Well said Keith and Posh. It’s really heartening – among the illiterate drivel which is so often posted on this site – to see that some people have a clear view of this subject. It is not about party politics. It’s not about whether or not David Morris is a good MP or not (although in my personal experience, he is utterly useless). It’s simply about what’s right and what’s wrong. We all know that there are a very small percentage of benefit cheats in this country. I don’t think anybody would defend what they do – they are parasites and scroungers. But they’re not alone in this: lots of people who would look down their noses at these people are parasites and scroungers themselves – they fiddle their tax returns; they get agricultural grants they aren’t entitled to; they commit fraud; rip off their customers; pocket the pension pots of big companies – the list is endless. The Royal Family could be perceived to be the biggest parasites and scroungers this country has ever had. How many people criticise them? In a sense, members of the Royal Family are as much victims – albeit very rich ones – of the system in this country as the children of scumbags living in filthy houses and going hungry are. It is not their fault: they didn’t choose to be in that situation. That’s the whole point: IT IS NOT THEIR FAULT. But for the grace of god, those kids could have been you or me. Hitting their useless parents with sanctions punishes these kids for things they have no control over. Taking benefits off decent people who actually need them is similarly completely wrong. Again – that could be you or me. To paraphrase what Keith has said, the greatest trick played on people like you and me by Tories and plenty of other influential people is to persuade society at large that the problems poor people suffer from are of their own making. Anyone who blames a child for not having enough to eat, decent clothes to wear or for living in conditions you wouldn’t keep a dog in has lost their own humanity. They’ve also lost sight of what’s actually the problem. And that is something political parties of all stripes in this country have consistently failed to tackle: the conveyor belt of generations of people being brought-up in situations where the easiest thing to do is become like their useless parents. Until this is done, nothing will change. And people like David Morris not only won’t even attempt to do it, they don’t actually give a damn about it. So hats off to those who do…

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Re: O/T David Morris popular again

Postby simmy » Mon Jan 15, 2018 12:35 pm

Well said thedoc.

Spot on.
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Re: O/T David Morris popular again

Postby Phil Anderer » Mon Jan 15, 2018 1:46 pm

I know I started this thread, but I've stayed out of it since. It's interesting to see the different opinions, and how most have expressed a more-or-less tolerant view.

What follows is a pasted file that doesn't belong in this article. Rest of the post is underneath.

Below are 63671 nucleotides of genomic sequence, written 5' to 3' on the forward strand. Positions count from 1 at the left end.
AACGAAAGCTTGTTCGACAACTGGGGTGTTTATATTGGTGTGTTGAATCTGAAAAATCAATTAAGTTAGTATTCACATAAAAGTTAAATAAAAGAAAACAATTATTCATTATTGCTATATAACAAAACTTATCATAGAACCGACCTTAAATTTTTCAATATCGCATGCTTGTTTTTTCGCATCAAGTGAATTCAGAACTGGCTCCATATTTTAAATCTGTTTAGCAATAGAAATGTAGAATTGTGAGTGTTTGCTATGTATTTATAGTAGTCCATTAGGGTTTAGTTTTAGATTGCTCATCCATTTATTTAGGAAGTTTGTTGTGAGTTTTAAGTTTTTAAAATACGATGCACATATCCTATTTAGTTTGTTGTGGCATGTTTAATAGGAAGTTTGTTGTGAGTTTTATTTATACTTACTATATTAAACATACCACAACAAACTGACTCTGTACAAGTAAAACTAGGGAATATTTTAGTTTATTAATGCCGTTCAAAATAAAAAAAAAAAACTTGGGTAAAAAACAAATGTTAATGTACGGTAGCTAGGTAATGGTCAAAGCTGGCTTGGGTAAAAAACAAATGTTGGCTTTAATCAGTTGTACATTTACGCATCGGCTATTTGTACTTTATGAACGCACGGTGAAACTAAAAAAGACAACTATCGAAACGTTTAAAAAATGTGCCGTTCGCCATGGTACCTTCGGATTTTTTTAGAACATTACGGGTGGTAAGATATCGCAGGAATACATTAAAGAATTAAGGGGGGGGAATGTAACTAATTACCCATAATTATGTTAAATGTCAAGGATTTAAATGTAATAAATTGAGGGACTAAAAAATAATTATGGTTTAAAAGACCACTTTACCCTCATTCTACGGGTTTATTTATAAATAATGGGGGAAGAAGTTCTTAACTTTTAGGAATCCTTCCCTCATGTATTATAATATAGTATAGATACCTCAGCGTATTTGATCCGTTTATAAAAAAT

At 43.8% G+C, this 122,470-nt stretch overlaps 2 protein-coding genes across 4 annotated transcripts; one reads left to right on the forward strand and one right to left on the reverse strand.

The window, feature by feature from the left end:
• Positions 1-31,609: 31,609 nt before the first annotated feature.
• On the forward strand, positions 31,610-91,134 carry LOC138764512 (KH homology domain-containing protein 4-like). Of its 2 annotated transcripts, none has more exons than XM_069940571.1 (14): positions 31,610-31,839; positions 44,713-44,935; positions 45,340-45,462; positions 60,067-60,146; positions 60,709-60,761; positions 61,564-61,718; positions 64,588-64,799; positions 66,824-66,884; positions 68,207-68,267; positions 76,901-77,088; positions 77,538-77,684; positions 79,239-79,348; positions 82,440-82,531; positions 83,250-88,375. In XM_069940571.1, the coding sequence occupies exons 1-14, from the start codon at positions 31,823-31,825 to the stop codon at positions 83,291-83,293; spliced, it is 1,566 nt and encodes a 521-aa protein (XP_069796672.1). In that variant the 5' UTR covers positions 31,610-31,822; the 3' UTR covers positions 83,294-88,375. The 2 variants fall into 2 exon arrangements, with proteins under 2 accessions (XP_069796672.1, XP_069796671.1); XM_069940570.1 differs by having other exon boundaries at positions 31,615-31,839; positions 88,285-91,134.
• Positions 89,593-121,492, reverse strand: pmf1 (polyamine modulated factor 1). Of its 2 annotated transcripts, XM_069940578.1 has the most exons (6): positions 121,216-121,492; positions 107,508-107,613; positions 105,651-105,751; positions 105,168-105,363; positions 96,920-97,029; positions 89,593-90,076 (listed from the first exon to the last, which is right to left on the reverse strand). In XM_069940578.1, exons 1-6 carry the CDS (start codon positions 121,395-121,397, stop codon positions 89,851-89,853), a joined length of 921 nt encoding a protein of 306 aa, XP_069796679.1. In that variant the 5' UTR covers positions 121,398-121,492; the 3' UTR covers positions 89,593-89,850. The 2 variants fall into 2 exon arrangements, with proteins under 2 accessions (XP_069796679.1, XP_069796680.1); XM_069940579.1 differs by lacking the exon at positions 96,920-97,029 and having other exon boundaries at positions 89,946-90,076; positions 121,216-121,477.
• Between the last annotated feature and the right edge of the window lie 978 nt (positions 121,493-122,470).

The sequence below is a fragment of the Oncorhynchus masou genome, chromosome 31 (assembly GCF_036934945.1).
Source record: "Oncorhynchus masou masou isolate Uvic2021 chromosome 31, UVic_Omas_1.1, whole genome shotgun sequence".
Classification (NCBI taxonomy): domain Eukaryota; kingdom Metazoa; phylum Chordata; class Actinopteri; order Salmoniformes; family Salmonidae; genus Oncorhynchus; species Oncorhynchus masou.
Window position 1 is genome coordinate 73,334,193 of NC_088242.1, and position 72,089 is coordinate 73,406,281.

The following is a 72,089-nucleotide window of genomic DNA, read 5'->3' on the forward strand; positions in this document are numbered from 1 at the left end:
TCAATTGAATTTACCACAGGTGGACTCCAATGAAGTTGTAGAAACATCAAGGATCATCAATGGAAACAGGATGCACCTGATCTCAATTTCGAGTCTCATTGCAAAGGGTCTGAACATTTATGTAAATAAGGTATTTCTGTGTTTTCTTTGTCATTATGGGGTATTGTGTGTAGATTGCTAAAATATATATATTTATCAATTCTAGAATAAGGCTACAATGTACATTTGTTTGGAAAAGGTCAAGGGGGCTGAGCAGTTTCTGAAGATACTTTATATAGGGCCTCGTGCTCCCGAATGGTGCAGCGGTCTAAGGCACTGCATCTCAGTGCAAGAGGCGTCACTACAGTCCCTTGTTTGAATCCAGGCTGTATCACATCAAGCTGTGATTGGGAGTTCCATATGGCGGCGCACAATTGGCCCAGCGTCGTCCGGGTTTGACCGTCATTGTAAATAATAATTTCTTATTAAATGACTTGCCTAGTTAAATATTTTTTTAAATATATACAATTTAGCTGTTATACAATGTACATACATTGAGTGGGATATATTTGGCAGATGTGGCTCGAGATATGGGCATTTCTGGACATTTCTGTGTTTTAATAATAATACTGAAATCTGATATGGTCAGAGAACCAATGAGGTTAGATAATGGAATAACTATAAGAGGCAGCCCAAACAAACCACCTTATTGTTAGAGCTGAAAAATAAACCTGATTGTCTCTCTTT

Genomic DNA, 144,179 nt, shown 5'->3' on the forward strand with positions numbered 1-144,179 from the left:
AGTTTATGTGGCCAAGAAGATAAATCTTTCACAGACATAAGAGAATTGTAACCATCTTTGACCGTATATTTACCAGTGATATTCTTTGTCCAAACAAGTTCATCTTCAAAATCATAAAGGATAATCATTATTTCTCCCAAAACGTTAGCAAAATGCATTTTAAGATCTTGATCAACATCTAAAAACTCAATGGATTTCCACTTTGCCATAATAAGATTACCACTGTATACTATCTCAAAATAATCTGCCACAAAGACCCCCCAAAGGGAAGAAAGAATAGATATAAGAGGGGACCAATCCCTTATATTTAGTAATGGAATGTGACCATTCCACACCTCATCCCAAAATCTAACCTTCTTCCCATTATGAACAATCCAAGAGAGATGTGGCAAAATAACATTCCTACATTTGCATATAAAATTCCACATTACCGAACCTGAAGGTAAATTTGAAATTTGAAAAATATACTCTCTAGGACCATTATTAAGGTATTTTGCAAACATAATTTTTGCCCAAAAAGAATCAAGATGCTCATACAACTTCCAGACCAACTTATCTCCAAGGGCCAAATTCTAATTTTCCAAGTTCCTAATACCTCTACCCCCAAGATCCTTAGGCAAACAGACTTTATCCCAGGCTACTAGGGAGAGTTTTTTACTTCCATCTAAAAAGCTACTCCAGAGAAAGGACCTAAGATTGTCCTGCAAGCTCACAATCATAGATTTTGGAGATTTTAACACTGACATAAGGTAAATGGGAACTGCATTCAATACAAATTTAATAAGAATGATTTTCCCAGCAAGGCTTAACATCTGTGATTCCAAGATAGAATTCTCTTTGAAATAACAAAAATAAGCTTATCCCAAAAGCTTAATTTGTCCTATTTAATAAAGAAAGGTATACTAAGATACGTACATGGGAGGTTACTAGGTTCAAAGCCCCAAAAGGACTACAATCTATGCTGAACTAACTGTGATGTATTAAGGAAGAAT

For myself, I've never had to rely on benefits, so I can count myself lucky in that respect. I did work for a few years for a local authority, dealing with some of the worst properties, often occupied by people on benefits. As a consequence, I came across the 'scroungers'. The worst of these was a single bloke who had been in a secure council tenancy for 7 years plus, and was in receipt of benefits including housing benefit. He had, nevertheless, secured himself a Big Issue salesman card, and was going into town to sell the Big Issue to fund his drug habit. I am however acutely aware that he is the exception, not the rule. By contrast, I came into contact with single mothers who had clean & tidy houses and were trying to bring up their children as best they could, as well as elderly pensioners trying to make ends meet.

As has already been pointed out by others, the money that goes to the scroungers is a drop in the ocean, and realistically, whilst it would be nice to put an end to it, aggressively targeting the right people would be disproportionately expensive, because of the number of genuine claimants you'd have to investigate along the way. The vast majority of our benefit bill in any event is the pension bill, which governments are always reluctant to target as these are the most reliable voters.

A small number of people, both on the left and the right, seem to take quite a simplistic view to such issues, whereas I have a little saying: 'there are no easy answers to difficult questions'. When it comes to the disabled, or differently able, I do think there needs to be a system of assessment, but it needs to be far more comprehensive, involving appropriate medical professionals, which should look not at the limitations a person has, but at their abilities. Preferably by working with business and industry, we should be finding out what these people can do, retraining them if necessary, and getting them into work by expressly providing them with the means and support to do so, not simply ticking a box. Yes it would cost money in the short term, but long term not only do you get people off benefits and paying taxes instead, you also give them a greater feeling of self-worth, as they contribute to society and their own mental well-being. It won't work for all, and there will always be some who must be supported by 'the system', but it's a damn sight more considerate with better long-term outcomes than the current system.
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Re: O/T David Morris popular again

Postby shrimpnsave » Mon Jan 29, 2018 10:38 pm

football is a funny old game
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Re: O/T David Morris popular again

Postby Posh » Thu Feb 01, 2018 1:47 pm

If people want to know how you fall into poverty read this. Then go down to Morecambe Foodbank, the homeless shelter, Citizens Advice and hear the same thing over and over again. The safety net has failed, has a huge hole in it and its deliberate.

http://www.bbc.co.uk/news/stories-42789610